- Follow Teaching nonmajors biology on WordPress.com
- My Students Need Help Asking for Help; Do Yours?
- The Incredibly Stretchy Condom, Revisited
- Natural Selection in Tortoises: A (Homemade) Video
- “Practice Perfection”: It’s Not Just for Gymnasts
- The Laptop Ban: New Research
- Moldy bread, experimental design, and you
- Raise Your Hand: How Do You Start the Semester on the Right Foot?
- Another Way to Connect Selection, Phenotype, and Genotype
- So many learning resources … so little time
- Antibiotic resistance in the lab … with actual bacteria!
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Category Archives: Laboratory activities
It has been about 6 years since I wrote about the “Process and Tools of Science” lab in which students learn metric units of measure while they experiment with condoms. I still love this activity and use it every semester, … Continue reading
For many semesters, my nonmajors biology lab did a lab called chicken wing microbiology. You can download it here, from the wonderful Association for Biology Laboratory Education website (Walvoord and Hoefnagels, 2006). In the lab, students devised a method to … Continue reading
Now that it’s summer, I’m catching up on my American Biology Teacher backlog. I found this interesting-looking activity by Janina Jördens and three coauthors in the February 2018 issue. The title of the article says it all: “Interrelating Concepts from … Continue reading
Apparently my post on the antibiotic resistance activity using green, yellow, and red beads was a big hit with instructors, because lots of people want a copy of the worksheet. I have been happy to oblige, and now I want … Continue reading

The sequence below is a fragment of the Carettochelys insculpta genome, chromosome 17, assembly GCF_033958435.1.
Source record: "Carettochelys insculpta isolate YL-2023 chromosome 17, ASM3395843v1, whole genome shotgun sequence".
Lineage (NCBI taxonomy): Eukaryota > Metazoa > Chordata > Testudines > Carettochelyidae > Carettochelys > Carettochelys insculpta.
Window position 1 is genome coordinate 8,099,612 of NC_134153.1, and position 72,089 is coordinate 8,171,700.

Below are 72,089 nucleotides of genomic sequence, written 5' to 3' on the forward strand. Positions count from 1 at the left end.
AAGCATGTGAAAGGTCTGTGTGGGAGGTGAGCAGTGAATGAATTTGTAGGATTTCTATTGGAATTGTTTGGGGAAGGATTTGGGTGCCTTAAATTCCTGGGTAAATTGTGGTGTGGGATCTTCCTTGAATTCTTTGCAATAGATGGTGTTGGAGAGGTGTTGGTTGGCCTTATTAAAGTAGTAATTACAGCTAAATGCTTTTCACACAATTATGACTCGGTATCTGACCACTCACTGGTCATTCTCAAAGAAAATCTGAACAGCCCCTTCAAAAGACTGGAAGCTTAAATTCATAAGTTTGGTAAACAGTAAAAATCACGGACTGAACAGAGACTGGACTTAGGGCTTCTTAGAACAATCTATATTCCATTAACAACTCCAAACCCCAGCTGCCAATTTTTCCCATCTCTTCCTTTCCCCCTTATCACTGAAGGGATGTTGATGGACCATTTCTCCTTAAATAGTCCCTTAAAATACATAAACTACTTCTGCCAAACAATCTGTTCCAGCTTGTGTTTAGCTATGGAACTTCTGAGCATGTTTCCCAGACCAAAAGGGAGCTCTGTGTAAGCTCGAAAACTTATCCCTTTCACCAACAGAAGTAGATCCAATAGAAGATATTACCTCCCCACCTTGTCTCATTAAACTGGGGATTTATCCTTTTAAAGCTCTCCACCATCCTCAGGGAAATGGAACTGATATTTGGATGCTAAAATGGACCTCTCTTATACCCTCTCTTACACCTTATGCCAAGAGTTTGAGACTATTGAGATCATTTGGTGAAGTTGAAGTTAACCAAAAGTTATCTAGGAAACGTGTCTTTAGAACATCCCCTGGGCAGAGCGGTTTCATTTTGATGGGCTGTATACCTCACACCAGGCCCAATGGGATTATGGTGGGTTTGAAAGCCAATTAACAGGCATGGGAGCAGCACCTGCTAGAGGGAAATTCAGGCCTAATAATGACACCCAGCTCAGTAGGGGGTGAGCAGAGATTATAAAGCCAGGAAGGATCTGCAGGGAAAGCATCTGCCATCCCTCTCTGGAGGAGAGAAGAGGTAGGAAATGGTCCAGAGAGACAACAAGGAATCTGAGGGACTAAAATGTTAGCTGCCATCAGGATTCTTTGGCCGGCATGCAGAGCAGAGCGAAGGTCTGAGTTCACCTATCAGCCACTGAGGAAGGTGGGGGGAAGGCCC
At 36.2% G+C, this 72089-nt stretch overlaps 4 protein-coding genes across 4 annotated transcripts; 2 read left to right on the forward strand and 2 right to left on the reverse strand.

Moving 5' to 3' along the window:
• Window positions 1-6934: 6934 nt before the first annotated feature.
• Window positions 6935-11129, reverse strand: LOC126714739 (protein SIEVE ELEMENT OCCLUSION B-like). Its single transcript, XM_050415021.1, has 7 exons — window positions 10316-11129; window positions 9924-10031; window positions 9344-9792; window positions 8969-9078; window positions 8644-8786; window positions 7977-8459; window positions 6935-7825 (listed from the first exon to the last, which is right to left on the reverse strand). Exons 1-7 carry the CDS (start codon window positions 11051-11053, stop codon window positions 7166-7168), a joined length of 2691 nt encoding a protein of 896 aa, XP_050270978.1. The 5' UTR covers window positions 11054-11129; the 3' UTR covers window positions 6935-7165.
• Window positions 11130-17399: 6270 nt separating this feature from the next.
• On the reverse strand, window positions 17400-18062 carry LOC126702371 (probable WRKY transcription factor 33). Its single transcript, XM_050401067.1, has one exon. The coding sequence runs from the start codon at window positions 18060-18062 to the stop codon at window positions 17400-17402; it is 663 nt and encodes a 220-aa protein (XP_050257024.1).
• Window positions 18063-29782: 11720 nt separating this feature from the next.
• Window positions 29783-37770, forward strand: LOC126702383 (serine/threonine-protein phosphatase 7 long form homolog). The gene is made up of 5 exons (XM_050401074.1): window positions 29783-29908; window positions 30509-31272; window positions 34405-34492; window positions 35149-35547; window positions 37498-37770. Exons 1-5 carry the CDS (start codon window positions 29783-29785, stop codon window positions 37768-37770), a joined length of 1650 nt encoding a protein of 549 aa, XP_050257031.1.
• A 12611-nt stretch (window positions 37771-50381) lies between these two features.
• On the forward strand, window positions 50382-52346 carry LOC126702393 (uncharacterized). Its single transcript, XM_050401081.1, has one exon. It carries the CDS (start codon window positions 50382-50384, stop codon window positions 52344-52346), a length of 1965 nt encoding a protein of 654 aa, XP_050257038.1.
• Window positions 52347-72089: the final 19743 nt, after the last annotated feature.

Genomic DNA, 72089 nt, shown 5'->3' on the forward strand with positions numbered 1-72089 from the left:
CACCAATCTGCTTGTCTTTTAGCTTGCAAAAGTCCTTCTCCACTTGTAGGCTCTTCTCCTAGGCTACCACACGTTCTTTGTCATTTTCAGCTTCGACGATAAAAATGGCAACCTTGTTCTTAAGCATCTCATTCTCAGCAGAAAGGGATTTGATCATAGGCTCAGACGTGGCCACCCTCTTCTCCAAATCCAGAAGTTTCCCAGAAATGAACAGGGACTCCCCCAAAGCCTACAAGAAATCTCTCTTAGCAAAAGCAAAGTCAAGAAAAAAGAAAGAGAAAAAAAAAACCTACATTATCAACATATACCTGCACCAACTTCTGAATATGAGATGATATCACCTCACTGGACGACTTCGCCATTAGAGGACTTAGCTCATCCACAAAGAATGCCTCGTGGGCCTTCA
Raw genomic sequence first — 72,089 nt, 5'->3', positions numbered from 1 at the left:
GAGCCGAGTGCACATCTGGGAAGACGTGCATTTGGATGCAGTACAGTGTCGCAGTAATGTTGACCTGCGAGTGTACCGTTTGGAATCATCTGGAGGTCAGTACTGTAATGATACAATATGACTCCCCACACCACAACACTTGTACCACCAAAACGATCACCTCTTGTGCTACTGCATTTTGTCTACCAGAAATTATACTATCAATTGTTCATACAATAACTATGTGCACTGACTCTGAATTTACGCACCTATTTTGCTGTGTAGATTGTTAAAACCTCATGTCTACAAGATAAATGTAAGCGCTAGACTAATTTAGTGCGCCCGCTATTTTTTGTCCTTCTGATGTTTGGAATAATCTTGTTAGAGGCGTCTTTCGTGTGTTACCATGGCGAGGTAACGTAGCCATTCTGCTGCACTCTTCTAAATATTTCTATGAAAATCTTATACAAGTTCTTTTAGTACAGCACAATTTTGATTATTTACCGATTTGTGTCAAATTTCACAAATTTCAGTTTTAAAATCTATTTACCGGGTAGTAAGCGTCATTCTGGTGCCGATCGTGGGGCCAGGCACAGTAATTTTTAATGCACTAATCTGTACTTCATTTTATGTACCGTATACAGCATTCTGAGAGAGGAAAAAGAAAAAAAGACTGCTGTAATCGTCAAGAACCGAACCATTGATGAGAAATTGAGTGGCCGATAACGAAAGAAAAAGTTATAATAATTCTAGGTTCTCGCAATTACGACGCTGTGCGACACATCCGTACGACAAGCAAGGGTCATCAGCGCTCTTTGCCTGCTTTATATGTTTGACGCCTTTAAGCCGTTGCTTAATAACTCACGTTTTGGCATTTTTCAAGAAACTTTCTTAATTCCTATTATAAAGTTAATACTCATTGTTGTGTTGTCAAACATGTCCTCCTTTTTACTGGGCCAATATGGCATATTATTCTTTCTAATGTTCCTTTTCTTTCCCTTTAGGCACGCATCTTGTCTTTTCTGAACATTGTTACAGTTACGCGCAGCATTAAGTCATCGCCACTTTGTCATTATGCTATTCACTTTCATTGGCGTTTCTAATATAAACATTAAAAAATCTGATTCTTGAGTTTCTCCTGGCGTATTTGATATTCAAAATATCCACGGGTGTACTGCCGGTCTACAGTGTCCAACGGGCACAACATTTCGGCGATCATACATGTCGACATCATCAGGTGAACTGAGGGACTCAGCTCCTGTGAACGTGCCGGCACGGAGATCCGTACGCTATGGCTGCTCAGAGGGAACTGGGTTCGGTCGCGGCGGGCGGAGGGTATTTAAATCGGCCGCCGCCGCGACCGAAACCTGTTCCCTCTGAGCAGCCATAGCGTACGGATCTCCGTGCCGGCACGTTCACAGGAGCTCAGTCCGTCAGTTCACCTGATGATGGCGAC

This is a good time to direct your attention to my favorite professional organization: The Association for Biology Laboratory Education, or ABLE. I raved about ABLE in a previous post, and I won’t repeat my praise here. I just wanted … Continue reading
Every now and then I write a blog post about lab activities that worked in my nonmajors biology class. For example, I have written about reptilobirds (an activity combining meiosis and inheritance), staining banana cells to illustrate digestion in plants, … Continue reading
Earlier this month, I went to my favorite conference of the year: the one for the Association for Biology Laboratory Education. If you don’t know about it, check it out. Each conference follows a workshop format, so you don’t sit … Continue reading
We just finished our first week of classes at the University of Oklahoma, and my nonmajors students trooped dutifully into lab on Tuesday and Thursday afternoons. To get them talking to each other, one of the icebreaker activities we have done … Continue reading
I just got back from the 2016 conference of the Association for Biology Laboratory Education (ABLE). If you teach biology labs at any level, you really should check it out. It’s hands-down my favorite meeting of the year because it’s about … Continue reading
A guest post by Matt Taylor Last Spring, Mariëlle and I spent some time reading education articles about student struggles learning evolution. In particular, we were interested in which misconceptions about evolution students might bring to introductory biology classes. We … Continue reading